Stacy Kramer, OT Reg. (Ont), Clinical Director at Toronto Children’s Therapy Center &
Behnaz Afrakhte, OT Reg. (Ont), Occupational Therapist
Sensory processing refers to the neurological process of how we interpret and integrate information provided by the sensations that come from within the body, as well as sensations from the external environment (for example, touch and taste). This process makes it possible to use our body effectively to perform purposeful behaviors within the environment. Our senses are like instruments in an orchestra, playing together in order to provide a cohesive, reliable and harmonious understanding of the world and how we fit into it. Another analogy – our senses fit together like a puzzle in order to form a complete understanding of who we are, where we are in space (am I standing or lying down?) and what is happening around us in our environment. Learning depends on our ability to process information from within our bodies (e.g. movement) and the environment (sounds and smells) to organize purposeful behavior. When pieces of the puzzle do not fit, there is a lack of cohesiveness between behavior and the presented stimulus or what is happening in the environment.
Sensory processing difficulties have a wide range of causes such as visual or auditory problems, developmental delay, abnormal development from inherited family conditions or autism spectrum disorders. Individuals who have a decreased ability to process sensations may in turn experience challenges with performance, learning and behavior.
For some children, sensory integration simply does not develop smoothly. Since they can’t rely on their senses to give them an accurate picture of the world, they don’t know how to behave or respond, and in turn they often have trouble learning and may even behave inappropriately. A child may avoid confusing or distressing sensations, or in contrast seek out a specific sensation. For example, a child who has difficulty integrating auditory sensation (sound) input may avoid unpleasant experiences at school, such as music class or the ringing sound of the school bell. Another child may want to experience tactile sensation in excess. All children enjoy exploring through their senses and seek a variety of stimulation (such as a soft blanket, their thumb, rocking back and forth, or warm hugs) in order to soothe themselves. All children seek movement to organize themselves. It is only when these seeking or avoiding behaviors are excessive and impede a child’s ability to participate in play or day to day activities that there is a problem.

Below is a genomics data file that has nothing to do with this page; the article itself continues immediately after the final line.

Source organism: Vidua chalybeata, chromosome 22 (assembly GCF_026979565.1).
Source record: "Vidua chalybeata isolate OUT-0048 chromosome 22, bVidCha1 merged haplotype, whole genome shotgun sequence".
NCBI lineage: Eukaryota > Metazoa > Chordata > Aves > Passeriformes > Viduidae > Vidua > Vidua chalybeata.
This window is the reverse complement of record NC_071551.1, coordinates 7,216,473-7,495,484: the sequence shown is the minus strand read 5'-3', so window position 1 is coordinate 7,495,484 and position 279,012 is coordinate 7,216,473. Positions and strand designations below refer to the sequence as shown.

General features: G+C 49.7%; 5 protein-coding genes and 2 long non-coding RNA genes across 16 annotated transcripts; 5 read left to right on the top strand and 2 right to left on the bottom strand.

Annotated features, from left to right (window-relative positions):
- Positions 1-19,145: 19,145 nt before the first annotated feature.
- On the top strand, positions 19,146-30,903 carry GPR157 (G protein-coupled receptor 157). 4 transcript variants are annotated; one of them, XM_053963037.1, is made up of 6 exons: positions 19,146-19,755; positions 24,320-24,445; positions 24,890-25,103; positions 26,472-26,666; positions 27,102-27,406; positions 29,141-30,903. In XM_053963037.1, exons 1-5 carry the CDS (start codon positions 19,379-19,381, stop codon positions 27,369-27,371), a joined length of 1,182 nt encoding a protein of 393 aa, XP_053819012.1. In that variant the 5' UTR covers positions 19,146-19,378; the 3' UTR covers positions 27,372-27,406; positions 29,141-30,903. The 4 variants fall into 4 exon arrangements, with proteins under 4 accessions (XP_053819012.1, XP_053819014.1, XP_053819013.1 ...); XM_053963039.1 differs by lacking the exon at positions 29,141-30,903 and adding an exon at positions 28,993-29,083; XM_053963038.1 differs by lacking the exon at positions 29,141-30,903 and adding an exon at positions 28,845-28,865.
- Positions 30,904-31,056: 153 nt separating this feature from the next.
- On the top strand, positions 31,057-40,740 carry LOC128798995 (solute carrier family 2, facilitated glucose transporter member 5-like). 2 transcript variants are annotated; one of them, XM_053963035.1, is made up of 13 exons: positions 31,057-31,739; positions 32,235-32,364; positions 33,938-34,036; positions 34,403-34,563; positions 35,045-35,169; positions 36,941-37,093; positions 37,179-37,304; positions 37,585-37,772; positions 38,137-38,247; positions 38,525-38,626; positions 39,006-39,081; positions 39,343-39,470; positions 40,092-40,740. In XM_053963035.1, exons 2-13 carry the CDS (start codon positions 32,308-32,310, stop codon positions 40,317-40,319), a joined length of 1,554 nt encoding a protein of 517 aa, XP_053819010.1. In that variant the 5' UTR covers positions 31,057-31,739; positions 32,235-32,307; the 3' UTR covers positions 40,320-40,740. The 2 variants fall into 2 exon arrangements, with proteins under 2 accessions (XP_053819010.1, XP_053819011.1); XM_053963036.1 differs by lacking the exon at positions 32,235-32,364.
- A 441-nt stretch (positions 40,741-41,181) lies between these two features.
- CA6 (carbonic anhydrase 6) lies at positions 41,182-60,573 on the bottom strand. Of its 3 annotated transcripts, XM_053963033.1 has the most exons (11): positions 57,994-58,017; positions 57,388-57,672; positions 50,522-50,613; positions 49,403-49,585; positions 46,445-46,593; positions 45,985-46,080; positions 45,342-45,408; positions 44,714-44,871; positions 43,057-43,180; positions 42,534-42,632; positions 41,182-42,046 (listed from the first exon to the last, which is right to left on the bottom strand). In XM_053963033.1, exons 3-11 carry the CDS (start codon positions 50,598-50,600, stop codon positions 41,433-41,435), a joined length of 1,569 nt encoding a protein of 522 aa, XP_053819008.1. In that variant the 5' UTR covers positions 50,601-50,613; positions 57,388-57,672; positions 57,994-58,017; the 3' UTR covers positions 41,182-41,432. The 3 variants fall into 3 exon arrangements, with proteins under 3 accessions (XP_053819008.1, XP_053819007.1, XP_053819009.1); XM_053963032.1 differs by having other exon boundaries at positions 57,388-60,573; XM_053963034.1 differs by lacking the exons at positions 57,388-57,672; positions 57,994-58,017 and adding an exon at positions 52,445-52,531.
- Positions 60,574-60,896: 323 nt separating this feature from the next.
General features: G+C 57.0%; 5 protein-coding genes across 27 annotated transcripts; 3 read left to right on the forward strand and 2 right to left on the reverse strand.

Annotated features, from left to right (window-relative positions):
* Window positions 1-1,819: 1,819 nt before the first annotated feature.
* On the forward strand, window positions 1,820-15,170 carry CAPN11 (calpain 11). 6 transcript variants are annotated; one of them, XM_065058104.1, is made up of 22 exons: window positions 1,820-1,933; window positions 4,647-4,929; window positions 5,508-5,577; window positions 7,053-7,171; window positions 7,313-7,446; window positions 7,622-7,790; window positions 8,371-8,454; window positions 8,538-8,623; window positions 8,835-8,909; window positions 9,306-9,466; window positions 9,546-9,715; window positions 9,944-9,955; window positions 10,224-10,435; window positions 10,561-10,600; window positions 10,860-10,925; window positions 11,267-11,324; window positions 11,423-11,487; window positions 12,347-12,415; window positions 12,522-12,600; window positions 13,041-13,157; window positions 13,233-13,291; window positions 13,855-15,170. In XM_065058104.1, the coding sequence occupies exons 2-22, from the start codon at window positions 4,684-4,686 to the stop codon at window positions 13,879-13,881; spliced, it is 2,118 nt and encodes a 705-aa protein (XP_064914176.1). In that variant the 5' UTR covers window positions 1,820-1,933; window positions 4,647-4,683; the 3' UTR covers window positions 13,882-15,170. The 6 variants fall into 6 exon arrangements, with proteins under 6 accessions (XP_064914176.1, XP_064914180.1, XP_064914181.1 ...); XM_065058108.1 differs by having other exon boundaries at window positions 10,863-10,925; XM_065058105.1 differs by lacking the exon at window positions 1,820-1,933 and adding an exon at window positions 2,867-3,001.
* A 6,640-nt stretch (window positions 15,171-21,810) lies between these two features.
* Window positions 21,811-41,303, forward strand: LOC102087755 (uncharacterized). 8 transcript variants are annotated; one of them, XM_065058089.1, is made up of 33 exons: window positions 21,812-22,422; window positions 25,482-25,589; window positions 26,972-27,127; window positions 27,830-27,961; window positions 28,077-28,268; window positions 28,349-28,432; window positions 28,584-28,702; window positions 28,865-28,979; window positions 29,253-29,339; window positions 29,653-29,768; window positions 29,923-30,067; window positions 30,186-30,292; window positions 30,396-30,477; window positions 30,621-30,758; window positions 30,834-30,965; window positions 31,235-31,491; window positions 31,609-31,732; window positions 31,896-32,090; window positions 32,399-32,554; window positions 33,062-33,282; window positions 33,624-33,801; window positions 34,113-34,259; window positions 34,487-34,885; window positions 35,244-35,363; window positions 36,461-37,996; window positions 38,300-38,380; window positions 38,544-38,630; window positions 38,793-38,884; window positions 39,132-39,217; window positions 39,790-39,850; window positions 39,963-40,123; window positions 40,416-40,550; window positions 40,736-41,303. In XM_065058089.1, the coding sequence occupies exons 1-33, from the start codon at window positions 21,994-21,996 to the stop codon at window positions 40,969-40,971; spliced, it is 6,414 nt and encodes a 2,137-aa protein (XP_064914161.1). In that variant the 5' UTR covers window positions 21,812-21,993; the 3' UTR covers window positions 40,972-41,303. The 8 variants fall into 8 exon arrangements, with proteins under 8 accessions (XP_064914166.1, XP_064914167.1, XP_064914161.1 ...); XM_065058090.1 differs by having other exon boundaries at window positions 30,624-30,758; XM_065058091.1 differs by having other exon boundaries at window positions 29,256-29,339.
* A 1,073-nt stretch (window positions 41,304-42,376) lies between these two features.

While the complex, neurological puzzle of sensory processing difficulties is slowly being pieced together by professionals, parents of children who present with such issues may want to consider playing the role of detective and advocate. By paying close attention to the signs of possible sensory processing problems and taking such concerns to your child’s health care provider and teacher, you are taking a preliminary, yet imperative step forward in helping your child to be successful. And that my dear Watson is elementary!